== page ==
I've spent the last couple years watching Chinatown's classic Nom Wah Tea Parlor be repeatedly shut down and opened up by the Department of Health, and wondered, with a sick heart, how long it would be before the 90-year-old place closed for good. So the article that appeared in today's Daily News was like a balm to my worries.
Wilson Tang—whose uncle Wally Tang bought the place in 1974, worked in the eatery for 60 years, but retired last year—has left his job in finance to take over the tea parlor. While he preserved the original dining room, Wilson renovated the kitchen, a process that took six months. He is keeping things as they've always been, but making critical changes which I think will help ensure the joint's longevity.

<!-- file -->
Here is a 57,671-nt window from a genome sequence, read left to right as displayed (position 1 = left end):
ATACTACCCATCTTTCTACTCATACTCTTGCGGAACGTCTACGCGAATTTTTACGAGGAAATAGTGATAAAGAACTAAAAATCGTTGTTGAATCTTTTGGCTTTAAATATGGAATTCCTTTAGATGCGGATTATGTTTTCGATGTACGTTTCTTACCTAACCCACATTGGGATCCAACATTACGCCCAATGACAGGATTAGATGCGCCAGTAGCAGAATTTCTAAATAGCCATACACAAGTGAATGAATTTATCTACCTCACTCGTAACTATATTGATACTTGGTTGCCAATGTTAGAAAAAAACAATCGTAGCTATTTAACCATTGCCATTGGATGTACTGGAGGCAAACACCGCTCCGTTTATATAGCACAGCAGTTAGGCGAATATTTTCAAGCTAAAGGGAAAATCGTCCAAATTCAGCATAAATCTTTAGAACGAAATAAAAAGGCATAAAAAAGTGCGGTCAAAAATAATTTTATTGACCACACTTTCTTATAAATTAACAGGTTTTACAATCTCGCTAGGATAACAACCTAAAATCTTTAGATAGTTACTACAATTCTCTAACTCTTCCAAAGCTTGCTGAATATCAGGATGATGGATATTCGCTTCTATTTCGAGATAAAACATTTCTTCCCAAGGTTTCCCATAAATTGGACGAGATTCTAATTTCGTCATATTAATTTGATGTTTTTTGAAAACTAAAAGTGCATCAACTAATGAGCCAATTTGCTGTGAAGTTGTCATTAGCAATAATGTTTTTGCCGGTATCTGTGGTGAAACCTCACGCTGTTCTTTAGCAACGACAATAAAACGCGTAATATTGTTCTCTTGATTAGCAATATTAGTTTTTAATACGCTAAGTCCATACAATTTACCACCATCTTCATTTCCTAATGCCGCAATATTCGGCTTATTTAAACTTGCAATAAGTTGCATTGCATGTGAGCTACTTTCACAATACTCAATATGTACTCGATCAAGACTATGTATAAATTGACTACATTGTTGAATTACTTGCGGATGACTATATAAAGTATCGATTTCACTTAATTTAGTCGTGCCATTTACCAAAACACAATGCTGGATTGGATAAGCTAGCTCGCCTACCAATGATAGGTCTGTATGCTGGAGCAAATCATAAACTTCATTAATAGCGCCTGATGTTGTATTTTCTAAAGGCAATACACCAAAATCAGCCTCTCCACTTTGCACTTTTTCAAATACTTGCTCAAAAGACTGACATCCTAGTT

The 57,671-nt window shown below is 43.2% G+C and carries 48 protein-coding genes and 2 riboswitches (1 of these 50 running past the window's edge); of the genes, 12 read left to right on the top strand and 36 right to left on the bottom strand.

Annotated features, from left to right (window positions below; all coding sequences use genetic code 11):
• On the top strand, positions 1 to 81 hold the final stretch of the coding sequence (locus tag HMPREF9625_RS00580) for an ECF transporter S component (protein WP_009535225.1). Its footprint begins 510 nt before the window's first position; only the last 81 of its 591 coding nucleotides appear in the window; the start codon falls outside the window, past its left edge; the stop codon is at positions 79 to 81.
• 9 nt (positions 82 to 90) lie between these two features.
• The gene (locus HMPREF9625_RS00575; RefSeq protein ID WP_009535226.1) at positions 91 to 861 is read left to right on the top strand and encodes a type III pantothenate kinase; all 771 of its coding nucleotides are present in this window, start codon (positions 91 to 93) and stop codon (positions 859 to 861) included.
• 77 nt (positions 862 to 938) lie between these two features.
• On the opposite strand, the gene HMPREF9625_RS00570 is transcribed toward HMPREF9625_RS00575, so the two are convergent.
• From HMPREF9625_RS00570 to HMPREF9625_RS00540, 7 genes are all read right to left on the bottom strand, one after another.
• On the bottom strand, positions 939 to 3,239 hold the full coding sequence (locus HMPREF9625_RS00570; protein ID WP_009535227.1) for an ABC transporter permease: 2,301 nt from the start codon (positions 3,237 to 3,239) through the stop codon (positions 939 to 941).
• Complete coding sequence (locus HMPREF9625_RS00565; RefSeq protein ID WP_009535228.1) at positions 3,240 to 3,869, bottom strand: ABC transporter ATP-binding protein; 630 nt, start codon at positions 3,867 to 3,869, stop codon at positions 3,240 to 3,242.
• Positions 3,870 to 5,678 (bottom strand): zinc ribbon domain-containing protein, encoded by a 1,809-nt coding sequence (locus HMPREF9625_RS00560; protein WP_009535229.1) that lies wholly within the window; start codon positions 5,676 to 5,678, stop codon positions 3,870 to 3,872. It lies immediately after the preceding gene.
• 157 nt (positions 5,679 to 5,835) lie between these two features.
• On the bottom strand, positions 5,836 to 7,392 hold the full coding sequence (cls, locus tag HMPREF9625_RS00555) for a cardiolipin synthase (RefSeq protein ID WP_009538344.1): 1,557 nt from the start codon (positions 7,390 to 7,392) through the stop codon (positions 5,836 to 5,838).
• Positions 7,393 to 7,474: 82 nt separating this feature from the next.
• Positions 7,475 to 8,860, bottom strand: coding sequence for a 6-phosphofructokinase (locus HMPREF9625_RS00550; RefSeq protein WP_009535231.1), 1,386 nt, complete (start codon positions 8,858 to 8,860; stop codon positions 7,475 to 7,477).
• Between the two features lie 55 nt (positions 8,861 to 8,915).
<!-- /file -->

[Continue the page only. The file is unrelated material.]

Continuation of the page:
"With Wally's blessing, some additions will be made to both the tea and food menus," reads the article. "Wilson is keeping the same 10 traditional Chinese teas that his uncle always served, but is thinking about adding some more Western flavors, like Earl Grey. Tea is integral to the dim sum experience, Wilson explains, because it washes away the oily taste of the dumplings before the next dish.
"Nom Wah's food menu is being expanded. It used to feature nine traditional items — including ha gow (a traditional Chinese dumpling), woo gork (taro root dumplings) and lo mein (traditional wheat flour noodles) — written on the back of a business card.
"The new menu includes a fried or steamed dim sum sampler with eight pieces, as well as roast pork buns, fried sesame balls, and sweet and sour spare ribs."
Wilson is also going to take advantage of his trendy neighbor, the cocktail lounge Apotheke, which is planning to open a Mexican restaurant called Pulqueria in the vacant space between it and Nom Wah.